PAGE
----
The experiment involved two moneys, a male and a female, with electrodes attached to their brains to record neural activity.
The task was to control to virtual arms on a computer monitor by placing both hands over circular and square objects. The monkeys were rewarded with fruit juice if their avatars held the shapes for 100 milliseconds.
"No device will ever work for people unless it restores bimanual behaviors,” says neuroscientist Miguel Nicolelis at Duke University, North Carolina. "You need to use both arms and hands for the simplest tasks.”
The female monkey was trained to use joysticks to move virtual arms. After a year of practicing this way she was strapped in a chair and asked to repeat the task. After weeks of practice she was able to move the virtual hands 75 percent of the time.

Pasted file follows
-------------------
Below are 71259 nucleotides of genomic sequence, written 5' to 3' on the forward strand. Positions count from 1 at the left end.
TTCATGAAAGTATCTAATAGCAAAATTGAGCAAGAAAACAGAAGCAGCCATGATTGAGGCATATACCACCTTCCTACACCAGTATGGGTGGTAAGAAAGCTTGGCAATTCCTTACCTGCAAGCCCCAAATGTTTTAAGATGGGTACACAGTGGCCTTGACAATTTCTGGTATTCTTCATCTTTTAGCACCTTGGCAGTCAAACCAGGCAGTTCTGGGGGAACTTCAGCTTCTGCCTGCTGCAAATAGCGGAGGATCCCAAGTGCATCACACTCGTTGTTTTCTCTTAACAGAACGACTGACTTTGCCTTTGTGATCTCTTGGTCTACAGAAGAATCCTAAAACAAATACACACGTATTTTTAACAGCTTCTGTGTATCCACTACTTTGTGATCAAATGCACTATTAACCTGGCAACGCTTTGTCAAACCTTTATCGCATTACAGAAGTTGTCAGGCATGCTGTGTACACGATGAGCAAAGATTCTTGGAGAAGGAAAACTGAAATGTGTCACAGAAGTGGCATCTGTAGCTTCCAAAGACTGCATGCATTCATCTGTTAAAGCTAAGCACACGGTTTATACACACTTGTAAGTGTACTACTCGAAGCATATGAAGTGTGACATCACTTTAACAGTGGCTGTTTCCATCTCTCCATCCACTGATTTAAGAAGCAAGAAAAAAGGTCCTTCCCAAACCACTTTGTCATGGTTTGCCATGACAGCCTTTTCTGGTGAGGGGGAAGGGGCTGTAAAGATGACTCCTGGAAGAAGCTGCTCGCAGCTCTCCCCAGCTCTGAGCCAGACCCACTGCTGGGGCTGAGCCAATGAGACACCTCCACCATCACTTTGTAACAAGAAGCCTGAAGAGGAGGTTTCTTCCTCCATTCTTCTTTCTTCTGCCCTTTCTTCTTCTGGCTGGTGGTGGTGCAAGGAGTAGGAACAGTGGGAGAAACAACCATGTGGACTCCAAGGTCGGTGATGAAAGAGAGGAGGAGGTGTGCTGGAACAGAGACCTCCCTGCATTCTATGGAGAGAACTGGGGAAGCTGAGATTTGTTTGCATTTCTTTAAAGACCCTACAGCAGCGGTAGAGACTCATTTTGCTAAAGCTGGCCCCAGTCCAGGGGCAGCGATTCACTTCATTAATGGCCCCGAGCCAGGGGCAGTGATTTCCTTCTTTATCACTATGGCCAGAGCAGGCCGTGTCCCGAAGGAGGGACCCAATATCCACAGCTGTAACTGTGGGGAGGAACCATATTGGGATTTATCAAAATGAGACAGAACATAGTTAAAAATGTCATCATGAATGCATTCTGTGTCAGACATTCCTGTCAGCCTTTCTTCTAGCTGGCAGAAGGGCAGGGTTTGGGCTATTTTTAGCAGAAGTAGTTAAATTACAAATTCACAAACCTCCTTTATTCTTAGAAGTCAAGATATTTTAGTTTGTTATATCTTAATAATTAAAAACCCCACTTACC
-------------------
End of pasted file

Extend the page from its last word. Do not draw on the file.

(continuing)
While the technology used to extract the neural signals from all the other brain signals isn't new, Jose Contreras-Vidal, a biomedical engineer at the University of Houston, says the real achievement is finding the neurons that needed to be recorded to control the two arms.
In 2011, Nicolelis made a bold claim on "The Daily Show" that he was developing a robotic, thought-controlled "exoskeleton." He said the body suit will enable a paralyzed person to kick a soccer ball during the opening ceremony of the world cup in Brazil in 2014.
The brain controls all movement and can send signals even if a damaged limb is amputated. Brain-machine interfaces can pick up these signals and translate them to produce movement in a real or virtual prosthetic. So far BMIs have been successful in moving one body part at a time, but not two parts simultaneously.